2. Hello nursing students. I used this site a lot throughout nursing school for advice. It was very helpful, so I wanted to give some of my own advice for ATI on this site. I will be covering the leadership, community, pharm, and RN comp ATI’s. First, ALWAYS do all practice questions and tests available for all tests!! Read ALL the rationales to help you understand why the options would be wrong/right. Leadership: It's very important that you read the whole book. They do especially like to ask about prioritization (what patient to see first) and delegation (what can a UAP do vs LPN vs RN). Also, they like to ask about quality improvement. I found quality improvement hard to study for because there's only a small section in the book about it but the practice test on the ATI site is very helpful. You could also get another prioritization/delegation book which has very similar questions and were very helpful. Also, I would strongly recommend reading through the community ATI book before you take leadership. There were a lot of questions about community on the leadership ATI. Community: I would also recommend reading the whole book. A lot questions are about infectious diseases. So make sure you know all the signs and symptoms and PPE when you're caring for a patient with an infectious disease. But make sure you read through everything else too. Also, I think it would be a good idea to just know immunizations and when you get them. Pharm: I totally slacked on studying for pharm. In desperation, I bought Cathy Parkes Pharmacology flash cards because I knew I wouldn’t have time to study the whole book. I ONLY studied these cards. I studied them nonstop for a few weeks. I walked on the treadmill every day for an hour or more and repeated them until I knew EVERY SINGLE word on the card... I got a 94%. Others in my class listened to the videos that Cathy Parkes had and did okay as well. RN COMP: I’m basically going to say what most other people say on this site. You definitely need to focus on your weak areas. I found that I had an equal amount of questions from each specific area of nursing (ex. Peds 15 questions, OB 16 questions, etc.) on the RN comp. So do not underestimate and study for just med surg and pharm. There is plenty of med surg and pharm on there as well. Go through content area that you are weak in for those topics too. Then briefly review what you’re already good at. I started studying 5 weeks ahead of time over all the content. However, I would say that 5 weeks is not enough time to study. I felt stressed and I spent most of my days reading the ATI book and taking notes in a separate note book. So, I would say start about 8 weeks early to review all the content and really take it all in. Also, whatever content that you review early (like if you review OB first) go back about every week or 2 weeks and retake the practice tests so that you don't forget what you studied. Other than that, I would say that it is very important to know your lab values!! Also don't forget about infectious diseases. ATI likes to focus on infectious diseases (mostly in the community book). Final note: Many students in my class used Cathy Parks ATI videos to help them. They also bought the flash cards that she made. I watched a few of her videos and there were very helpful. They covered some super important things that ATI liked to focus on. I personally am not a great auditory learner though, so I preferred to read the books and take my own notes. My method worked well, and I easily passed the ATI’s. My classmates who just watched the videos also did well. It just depends on how you learn. You can do it!! Good luck!!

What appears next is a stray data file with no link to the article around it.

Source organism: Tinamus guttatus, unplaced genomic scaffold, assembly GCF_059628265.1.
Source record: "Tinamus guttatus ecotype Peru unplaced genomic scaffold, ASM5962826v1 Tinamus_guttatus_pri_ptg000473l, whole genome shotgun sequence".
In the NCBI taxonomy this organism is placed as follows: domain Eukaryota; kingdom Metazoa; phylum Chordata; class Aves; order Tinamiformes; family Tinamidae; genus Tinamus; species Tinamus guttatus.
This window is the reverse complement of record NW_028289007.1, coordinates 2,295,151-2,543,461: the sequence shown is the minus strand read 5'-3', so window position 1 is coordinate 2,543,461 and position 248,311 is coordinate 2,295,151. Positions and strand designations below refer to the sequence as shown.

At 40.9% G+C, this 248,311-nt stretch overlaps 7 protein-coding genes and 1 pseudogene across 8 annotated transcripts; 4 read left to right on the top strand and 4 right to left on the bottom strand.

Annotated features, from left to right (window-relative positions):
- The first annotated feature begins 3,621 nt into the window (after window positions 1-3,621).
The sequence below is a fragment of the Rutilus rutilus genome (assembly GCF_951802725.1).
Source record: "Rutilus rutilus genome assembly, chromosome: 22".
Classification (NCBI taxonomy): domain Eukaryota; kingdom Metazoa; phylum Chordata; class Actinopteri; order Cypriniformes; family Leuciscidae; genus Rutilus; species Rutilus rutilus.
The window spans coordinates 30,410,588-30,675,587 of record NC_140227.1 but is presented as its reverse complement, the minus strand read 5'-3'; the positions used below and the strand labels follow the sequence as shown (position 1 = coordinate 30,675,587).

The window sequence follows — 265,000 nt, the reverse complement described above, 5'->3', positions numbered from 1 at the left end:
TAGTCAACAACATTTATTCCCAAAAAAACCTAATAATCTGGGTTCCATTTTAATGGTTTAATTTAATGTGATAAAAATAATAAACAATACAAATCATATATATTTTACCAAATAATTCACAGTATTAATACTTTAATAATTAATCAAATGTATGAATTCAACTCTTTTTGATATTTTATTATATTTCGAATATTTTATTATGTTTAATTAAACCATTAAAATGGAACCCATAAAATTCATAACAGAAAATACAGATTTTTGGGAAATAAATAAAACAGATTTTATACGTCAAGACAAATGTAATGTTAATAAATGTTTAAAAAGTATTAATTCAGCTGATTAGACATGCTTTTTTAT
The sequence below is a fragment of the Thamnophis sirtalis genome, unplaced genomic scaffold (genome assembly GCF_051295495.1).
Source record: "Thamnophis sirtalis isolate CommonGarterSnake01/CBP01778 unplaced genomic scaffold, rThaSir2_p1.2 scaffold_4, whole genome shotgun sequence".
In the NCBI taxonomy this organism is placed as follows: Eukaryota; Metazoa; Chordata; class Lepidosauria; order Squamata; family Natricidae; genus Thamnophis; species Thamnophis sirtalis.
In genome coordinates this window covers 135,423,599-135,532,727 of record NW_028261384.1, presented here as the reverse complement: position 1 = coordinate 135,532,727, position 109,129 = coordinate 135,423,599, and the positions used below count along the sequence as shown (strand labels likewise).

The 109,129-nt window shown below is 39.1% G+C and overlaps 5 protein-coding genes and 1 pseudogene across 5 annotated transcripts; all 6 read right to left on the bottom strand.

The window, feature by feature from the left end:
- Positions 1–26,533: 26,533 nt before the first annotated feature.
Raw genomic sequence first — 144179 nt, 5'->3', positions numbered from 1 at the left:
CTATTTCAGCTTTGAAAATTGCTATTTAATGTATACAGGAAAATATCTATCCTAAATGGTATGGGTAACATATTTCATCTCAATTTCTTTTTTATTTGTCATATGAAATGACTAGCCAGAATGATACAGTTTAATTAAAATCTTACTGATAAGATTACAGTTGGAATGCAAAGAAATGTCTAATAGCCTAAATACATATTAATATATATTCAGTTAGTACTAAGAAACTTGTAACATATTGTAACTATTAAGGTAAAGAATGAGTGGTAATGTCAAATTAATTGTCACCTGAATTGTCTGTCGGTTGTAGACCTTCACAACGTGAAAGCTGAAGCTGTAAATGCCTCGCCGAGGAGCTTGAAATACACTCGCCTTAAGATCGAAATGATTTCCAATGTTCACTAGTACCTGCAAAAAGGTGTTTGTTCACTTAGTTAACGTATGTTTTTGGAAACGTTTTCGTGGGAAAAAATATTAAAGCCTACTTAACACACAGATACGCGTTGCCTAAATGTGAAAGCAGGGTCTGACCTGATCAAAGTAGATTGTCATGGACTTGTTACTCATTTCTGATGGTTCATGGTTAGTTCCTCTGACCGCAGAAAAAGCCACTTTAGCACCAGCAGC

3. nikkys

    PEDS/OB- not passing

    Background info: I was struggling so bad with OB last semester (we have OB and Peds separate). I failed the second test in OB. I have been a straight A student all my life so when I saw my score I was appalled with myself, very upset and stressed. I immediately realized that even though I could recite the information for the test, I didn't understand it. I did everything that you did.. read the book, write the slides, listen to the "voiceovers" that my teachers posted but I just couldn't get the info to click with me. I asked some of my classmates to study with me. Before my study sessions I would make sure to review all the information and learn it as best as I could so that I could participate in the discussion. At our meetings we would go through all the information and go around in a circle asking questions. If someone didn't understand something we stopped and discussed it. Sometimes it would happen where one of the students would just end up teaching the rest of us. Then we would all repeat it back to make sure it made sense. Then, we would do practice questions together. We would all silently write down our answers then discuss why. This really helped me improve. I actually went from a B- in that class to an A. So it is totally possible to get back on track. You just gotta talk it out and understand the info. Also, the YouTube channel RegisteredNurseRN has AWESOME videos. You can just type in "fetal heart tones RegisteredNurseRN" on YouTube. Her explanations really made sense to me. She also has a website where you can go after the videos so that you can test your knowledge. Keep your head up. You can do it!